Business writer Cherise Castle-Blugh has a strategy for dealing with difficult customers
A Policy for Dealing with Negative Situations in Your Business
If a prospective client objects to your work and reacts negatively against what you do, your reactions, or non-reaction, can either save or hurt your business. You can choose to react based on your emotions. (I know you’ll be having an emotional breakdown because no one likes when someone says or does something negative towards them). You’ll question your abilities, you’ll feel angry and frustrated, or you might start experiencing a much dreaded bout of your own imposter syndrome.
Another option is to give up the expert position for that moment in your dealing with that client, and allow the client to push you into a never-ending list of constant revisions.
However, neither of these responses is helpful to your business and you might just become a pushover. Here is a much better plan to adopt:
When a client expresses objections, I suggest you take a step back and examine the situation. Pay attention to the emotions of your clients. Are they angry, slightly perturbed, confused, anxious or afraid? Is it that they’re not understanding? Is it something that you need to try explaining differently? Is the process stalled by indecisiveness or is there an apparent lack of confidence in you and your business?
Respond in a way that will alow your clients to express themselves freely. You can ask open-ended questions like, “What makes you feel that way?” or “What do you think is missing?”
When you understand the cause of their objection, give as many options in order to alleviate their fears.
ACKNOWLEDGE AND ACCEPT
Once you’ve evaluated the objection/s, acknowledge it. Always thank your clients for providing feedback, even if it’s negative. Remind them that their feedback is essential to the growth of your business as you aim to serve them.
Your clients want to be heard. That’s the reason why they talk out. You may be feeling anxious about what type of feedback you would receive and that’s perfectly normal. You can and should, gently call your client to see how they feel/felt working with your business, so you can improve.
Feedback from you is also important. Immediate, visible and actionable feedback is important, so that your client knows you’ve heard them and are willing to work with them.
When you receive positive feedback, thank your client for their kind and thoughtful words they willingly shared. Thank them also for taking the time to leave you their thoughts. Do the same for those who leave negative reviews. People are really busy these days and it must mean something to them, for they to give you their time and thought. Then return the favour kindly. Tell them what a pleasure it was to work with them and that you wish to continue serving them in the best way possible. Tell them that you aim to provide a better experience for them the next time around. This will keep you alert. Your client will hold you to your word, and you gain a repeat customer.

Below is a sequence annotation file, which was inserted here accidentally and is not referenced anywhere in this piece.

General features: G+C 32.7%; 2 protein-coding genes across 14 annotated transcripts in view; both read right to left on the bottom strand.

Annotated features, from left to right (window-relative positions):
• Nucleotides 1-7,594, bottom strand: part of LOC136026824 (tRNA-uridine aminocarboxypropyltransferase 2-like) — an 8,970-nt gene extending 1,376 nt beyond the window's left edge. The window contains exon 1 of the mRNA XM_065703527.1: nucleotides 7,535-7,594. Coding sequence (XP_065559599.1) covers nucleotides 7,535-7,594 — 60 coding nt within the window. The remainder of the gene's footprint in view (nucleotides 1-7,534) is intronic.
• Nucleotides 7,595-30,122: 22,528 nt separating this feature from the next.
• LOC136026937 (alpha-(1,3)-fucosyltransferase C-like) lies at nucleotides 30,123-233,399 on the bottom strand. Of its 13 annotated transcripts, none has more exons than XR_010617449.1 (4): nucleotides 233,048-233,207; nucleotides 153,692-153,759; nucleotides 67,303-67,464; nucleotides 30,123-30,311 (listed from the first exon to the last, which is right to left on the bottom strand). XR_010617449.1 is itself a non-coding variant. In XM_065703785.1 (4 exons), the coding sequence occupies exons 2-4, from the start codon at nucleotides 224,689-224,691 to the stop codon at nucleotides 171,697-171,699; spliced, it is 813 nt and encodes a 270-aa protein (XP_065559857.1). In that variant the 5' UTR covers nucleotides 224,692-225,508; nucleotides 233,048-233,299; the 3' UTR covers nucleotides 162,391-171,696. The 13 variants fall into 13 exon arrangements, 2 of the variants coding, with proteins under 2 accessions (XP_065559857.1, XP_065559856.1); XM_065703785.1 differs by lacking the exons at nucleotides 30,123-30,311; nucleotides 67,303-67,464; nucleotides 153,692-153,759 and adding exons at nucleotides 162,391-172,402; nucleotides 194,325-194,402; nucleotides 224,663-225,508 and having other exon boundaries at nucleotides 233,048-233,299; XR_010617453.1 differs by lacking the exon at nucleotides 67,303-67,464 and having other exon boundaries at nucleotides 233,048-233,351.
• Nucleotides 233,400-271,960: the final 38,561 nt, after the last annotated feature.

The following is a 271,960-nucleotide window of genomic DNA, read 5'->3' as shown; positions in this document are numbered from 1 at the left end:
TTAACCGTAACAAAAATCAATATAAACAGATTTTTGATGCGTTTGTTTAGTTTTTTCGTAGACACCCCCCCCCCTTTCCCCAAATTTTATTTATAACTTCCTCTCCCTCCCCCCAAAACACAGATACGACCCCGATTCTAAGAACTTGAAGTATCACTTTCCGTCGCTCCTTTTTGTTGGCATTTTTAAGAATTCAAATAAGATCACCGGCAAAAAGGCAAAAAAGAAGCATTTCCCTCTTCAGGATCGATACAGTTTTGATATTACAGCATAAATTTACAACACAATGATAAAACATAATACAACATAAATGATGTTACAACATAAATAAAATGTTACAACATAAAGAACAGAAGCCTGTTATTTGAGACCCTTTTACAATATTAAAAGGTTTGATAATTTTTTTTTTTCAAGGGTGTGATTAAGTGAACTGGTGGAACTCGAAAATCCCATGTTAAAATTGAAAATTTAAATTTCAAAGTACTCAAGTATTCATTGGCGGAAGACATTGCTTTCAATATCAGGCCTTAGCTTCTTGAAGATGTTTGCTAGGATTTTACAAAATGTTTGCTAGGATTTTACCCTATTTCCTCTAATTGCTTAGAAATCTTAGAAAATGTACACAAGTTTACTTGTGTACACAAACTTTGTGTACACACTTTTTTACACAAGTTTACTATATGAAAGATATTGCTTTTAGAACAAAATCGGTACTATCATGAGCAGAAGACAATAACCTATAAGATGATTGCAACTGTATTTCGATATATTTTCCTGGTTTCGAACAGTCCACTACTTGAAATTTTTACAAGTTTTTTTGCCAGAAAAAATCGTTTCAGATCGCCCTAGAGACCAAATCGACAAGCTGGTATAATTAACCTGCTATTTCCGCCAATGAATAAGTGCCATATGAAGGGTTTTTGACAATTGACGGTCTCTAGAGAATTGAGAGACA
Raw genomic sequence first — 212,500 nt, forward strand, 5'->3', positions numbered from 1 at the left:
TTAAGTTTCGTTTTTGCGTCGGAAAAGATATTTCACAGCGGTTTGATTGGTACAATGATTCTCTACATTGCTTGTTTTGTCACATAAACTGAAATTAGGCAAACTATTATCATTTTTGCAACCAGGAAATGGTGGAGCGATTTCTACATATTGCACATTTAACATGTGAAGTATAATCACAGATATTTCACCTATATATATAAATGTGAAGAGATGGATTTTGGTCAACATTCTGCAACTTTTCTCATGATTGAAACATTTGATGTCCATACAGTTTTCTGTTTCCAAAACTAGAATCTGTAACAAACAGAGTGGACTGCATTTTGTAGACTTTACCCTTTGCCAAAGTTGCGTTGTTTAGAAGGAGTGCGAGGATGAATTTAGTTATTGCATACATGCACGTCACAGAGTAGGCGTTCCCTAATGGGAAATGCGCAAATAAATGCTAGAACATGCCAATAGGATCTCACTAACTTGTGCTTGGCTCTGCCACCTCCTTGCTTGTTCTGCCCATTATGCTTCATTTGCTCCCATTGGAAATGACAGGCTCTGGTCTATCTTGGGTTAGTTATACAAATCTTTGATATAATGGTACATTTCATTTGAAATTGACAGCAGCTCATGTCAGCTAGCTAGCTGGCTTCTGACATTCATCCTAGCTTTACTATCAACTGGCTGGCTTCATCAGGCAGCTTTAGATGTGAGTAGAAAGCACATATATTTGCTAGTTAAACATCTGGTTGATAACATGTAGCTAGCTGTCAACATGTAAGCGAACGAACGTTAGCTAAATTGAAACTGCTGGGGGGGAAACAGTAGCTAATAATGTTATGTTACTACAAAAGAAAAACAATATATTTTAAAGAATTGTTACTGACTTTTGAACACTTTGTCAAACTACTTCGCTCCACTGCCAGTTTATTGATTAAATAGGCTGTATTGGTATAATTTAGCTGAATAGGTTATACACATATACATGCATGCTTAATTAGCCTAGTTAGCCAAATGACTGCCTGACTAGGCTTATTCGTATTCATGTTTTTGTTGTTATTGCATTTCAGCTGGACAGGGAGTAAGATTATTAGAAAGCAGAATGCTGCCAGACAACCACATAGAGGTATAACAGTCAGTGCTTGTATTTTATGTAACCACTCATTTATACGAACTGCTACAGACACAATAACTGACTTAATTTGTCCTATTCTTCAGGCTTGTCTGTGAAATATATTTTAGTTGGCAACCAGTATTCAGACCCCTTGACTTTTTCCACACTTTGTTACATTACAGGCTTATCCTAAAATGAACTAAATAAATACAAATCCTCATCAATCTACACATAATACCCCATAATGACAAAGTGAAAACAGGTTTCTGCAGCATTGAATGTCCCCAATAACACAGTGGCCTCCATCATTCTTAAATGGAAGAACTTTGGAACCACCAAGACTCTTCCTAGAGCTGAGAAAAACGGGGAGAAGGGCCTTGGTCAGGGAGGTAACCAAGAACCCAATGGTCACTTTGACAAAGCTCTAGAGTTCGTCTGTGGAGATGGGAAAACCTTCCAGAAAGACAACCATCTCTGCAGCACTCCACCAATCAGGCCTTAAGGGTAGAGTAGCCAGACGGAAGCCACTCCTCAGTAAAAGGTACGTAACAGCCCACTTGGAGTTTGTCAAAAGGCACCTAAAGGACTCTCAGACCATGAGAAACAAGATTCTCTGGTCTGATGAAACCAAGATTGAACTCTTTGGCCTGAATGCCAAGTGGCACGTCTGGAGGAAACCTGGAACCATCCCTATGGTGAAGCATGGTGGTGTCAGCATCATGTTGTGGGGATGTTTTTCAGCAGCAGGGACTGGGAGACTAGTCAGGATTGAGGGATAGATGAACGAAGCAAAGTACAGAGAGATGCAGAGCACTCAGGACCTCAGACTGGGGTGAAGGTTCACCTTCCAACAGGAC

Negative feedback ought to be handled cautiously and timely. Listen carefully to what your clients are saying before responding hastily. You will be tempted to, but you’ll do yourself and your business a great favour if you listen first. Be sure to respond quickly. Do not feel overwhelmed and delete the negative comments or posts as this will show your lack of transparency, and stay focused in your response. Avoid getting carried away in an ongoing argument. Try to diffuse the situation as quickly as possible.
REASSURE AND RE-DIRECT
It is important that you reassure your client and your onlooking audience in light of what is happening instead of ignoring the situation. It must be said again, that you must do so in a timely manner. Step into this moment and reassure your client especially. Remind yourself that you are the expert. You’ve had many clients satisfied with your work, been successful at executing your projects, and you can see them through to the end. You need to stay calm and redirect your focus to satisfying the customer. Remember, that one bad experience, for just one unsatisfied customer, can ruin your business. It might even shut you down.
In this moment with your client, talk without passing blame. Offer to reverse the situation, ask if they would prefer a particular colour, or an entirely different design, or if they would like a certain element added or removed. You need to focus always on your client's feelings… with the aim of resolving their fears, and alleviating their anxieties, or insecurities. As you work calmly with your client, focusing on their emotions, a few things will happen. Your client will now feel relaxed; a great sense of comfort and ease in doing business with you, and they too will calm down and think more rationally. But more importantly, you will re-build your client’s trust and reassure their faith in your business as you make room for their emotions - how they feel. You will save your business.
By acknowledging how your client feels and responding with reassurance and redirection, you actually keep conflict in your business to a minimum. You eliminate any adversarial feelings, and instead, partner with your clients in a way that makes them feel that they matter.
After all, your clients are your most valuable stakeholders.
The Timely Entrepreneur
contributed by Cherise Castle-Blugh